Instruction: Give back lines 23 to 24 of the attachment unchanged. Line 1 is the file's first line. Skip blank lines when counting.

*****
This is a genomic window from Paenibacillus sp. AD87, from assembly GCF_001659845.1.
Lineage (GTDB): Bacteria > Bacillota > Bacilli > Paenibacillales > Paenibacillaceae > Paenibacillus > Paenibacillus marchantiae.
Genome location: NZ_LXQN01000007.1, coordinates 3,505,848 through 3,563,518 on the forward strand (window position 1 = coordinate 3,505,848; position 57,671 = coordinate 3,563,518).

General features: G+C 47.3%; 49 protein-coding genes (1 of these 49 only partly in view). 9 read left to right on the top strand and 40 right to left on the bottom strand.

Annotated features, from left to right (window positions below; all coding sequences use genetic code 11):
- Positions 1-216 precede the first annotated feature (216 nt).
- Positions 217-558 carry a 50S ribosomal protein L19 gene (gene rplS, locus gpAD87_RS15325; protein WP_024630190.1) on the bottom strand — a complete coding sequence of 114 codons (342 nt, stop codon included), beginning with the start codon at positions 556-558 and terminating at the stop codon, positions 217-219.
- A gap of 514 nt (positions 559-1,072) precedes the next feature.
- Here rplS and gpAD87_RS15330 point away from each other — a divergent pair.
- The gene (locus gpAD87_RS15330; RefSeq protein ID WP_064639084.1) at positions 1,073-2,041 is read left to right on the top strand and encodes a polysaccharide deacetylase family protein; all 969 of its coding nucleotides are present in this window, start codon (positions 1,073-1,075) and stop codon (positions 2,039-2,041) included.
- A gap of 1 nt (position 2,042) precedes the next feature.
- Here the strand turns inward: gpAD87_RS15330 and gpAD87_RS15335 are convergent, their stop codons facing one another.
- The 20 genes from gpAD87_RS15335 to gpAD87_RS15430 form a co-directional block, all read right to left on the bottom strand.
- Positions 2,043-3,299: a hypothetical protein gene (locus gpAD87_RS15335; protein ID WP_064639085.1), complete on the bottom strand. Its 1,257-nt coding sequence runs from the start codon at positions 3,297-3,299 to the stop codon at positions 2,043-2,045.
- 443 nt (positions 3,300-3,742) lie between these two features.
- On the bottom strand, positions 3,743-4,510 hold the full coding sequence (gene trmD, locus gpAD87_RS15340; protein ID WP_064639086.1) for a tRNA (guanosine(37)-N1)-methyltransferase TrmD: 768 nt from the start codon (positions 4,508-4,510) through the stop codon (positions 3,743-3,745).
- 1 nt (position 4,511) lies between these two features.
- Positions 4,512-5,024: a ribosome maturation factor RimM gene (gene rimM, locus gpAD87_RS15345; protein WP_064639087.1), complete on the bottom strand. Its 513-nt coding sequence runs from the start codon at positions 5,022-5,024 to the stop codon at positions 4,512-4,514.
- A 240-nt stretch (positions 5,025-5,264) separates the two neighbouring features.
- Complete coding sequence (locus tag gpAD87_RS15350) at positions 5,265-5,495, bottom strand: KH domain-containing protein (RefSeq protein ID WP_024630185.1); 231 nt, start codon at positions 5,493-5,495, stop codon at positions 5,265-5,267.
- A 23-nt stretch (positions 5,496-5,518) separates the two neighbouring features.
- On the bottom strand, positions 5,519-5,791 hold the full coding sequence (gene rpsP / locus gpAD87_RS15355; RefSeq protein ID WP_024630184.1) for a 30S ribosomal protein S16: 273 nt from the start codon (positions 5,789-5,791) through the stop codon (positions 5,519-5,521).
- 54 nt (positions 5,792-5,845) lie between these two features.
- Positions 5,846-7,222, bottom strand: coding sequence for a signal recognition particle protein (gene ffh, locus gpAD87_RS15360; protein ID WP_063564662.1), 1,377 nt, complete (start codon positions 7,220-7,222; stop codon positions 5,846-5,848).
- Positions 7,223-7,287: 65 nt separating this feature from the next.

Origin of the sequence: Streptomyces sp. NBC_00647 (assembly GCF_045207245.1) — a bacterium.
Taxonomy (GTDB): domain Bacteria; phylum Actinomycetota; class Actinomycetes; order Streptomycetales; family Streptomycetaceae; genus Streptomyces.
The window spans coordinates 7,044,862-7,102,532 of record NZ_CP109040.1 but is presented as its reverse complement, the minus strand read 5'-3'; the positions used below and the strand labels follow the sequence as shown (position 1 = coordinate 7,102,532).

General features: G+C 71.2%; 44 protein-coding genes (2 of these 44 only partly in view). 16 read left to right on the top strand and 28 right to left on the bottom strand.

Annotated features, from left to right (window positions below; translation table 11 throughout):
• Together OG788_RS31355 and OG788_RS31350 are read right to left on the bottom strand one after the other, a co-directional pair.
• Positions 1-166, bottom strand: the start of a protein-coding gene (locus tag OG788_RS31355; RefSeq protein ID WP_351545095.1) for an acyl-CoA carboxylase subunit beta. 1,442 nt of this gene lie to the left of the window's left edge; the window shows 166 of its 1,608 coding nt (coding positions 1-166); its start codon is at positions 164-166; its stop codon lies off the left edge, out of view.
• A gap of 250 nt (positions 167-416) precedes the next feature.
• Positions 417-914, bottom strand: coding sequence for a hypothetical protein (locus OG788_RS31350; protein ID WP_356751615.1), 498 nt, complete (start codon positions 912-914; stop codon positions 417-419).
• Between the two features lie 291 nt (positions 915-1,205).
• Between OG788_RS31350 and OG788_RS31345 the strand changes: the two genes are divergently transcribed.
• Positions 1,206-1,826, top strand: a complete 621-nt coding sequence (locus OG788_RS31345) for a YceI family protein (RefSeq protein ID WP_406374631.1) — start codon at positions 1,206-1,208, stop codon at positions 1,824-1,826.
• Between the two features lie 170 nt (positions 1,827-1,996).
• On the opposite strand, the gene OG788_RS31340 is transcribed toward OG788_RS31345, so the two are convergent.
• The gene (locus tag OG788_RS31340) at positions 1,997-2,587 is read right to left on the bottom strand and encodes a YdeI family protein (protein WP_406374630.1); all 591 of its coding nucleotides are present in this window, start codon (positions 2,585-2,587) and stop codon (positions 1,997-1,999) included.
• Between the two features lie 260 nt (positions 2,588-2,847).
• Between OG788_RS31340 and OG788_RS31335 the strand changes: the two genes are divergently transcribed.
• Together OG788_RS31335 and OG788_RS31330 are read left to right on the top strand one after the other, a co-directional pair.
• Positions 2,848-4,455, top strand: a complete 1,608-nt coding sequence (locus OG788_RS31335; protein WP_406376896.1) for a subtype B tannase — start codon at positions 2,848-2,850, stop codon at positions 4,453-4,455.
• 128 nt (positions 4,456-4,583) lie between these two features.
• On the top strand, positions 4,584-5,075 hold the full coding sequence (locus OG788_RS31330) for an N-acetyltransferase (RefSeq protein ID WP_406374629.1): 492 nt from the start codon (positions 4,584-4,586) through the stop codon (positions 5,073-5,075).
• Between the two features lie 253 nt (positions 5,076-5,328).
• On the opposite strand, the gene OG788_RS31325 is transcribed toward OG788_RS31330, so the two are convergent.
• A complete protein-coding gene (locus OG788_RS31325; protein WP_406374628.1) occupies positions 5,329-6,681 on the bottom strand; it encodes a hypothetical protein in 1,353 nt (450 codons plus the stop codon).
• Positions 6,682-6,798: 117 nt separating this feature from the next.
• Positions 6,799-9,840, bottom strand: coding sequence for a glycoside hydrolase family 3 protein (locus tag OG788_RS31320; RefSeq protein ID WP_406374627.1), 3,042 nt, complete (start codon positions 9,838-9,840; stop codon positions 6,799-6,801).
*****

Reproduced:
- 54 nt (positions 5,792-5,845) lie between these two features.
- Positions 5,846-7,222, bottom strand: coding sequence for a signal recognition particle protein (gene ffh, locus gpAD87_RS15360; protein ID WP_063564662.1), 1,377 nt, complete (start codon positions 7,220-7,222; stop codon positions 5,846-5,848).